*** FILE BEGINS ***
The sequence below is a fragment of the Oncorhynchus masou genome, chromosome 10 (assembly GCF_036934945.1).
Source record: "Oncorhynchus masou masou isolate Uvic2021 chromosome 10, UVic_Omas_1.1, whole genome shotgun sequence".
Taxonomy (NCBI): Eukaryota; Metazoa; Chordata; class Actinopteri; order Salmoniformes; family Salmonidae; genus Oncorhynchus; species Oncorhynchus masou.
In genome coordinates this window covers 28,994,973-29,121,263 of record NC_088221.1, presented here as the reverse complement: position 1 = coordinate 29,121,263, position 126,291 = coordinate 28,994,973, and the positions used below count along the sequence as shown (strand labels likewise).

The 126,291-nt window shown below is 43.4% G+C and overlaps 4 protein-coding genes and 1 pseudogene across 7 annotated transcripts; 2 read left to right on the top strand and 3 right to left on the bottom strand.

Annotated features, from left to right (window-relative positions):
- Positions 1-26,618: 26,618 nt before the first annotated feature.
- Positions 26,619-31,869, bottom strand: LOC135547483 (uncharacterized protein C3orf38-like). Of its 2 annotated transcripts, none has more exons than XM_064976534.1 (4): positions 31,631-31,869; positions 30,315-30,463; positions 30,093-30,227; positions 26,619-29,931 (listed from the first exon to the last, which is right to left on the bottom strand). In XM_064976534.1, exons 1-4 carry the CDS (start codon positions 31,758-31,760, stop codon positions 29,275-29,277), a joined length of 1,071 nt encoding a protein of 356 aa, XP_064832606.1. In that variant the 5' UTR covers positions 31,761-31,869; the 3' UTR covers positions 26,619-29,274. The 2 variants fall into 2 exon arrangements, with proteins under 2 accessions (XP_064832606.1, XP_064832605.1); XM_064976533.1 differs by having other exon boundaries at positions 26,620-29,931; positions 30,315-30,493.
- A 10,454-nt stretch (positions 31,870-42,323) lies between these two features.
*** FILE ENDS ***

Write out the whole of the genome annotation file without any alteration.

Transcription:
The sequence below is a fragment of the Oncorhynchus masou genome, chromosome 10 (assembly GCF_036934945.1).
Source record: "Oncorhynchus masou masou isolate Uvic2021 chromosome 10, UVic_Omas_1.1, whole genome shotgun sequence".
Taxonomy (NCBI): Eukaryota; Metazoa; Chordata; class Actinopteri; order Salmoniformes; family Salmonidae; genus Oncorhynchus; species Oncorhynchus masou.
In genome coordinates this window covers 28,994,973-29,121,263 of record NC_088221.1, presented here as the reverse complement: position 1 = coordinate 29,121,263, position 126,291 = coordinate 28,994,973, and the positions used below count along the sequence as shown (strand labels likewise).

The 126,291-nt window shown below is 43.4% G+C and overlaps 4 protein-coding genes and 1 pseudogene across 7 annotated transcripts; 2 read left to right on the top strand and 3 right to left on the bottom strand.

Annotated features, from left to right (window-relative positions):
- Positions 1-26,618: 26,618 nt before the first annotated feature.
- Positions 26,619-31,869, bottom strand: LOC135547483 (uncharacterized protein C3orf38-like). Of its 2 annotated transcripts, none has more exons than XM_064976534.1 (4): positions 31,631-31,869; positions 30,315-30,463; positions 30,093-30,227; positions 26,619-29,931 (listed from the first exon to the last, which is right to left on the bottom strand). In XM_064976534.1, exons 1-4 carry the CDS (start codon positions 31,758-31,760, stop codon positions 29,275-29,277), a joined length of 1,071 nt encoding a protein of 356 aa, XP_064832606.1. In that variant the 5' UTR covers positions 31,761-31,869; the 3' UTR covers positions 26,619-29,274. The 2 variants fall into 2 exon arrangements, with proteins under 2 accessions (XP_064832606.1, XP_064832605.1); XM_064976533.1 differs by having other exon boundaries at positions 26,620-29,931; positions 30,315-30,493.
- A 10,454-nt stretch (positions 31,870-42,323) lies between these two features.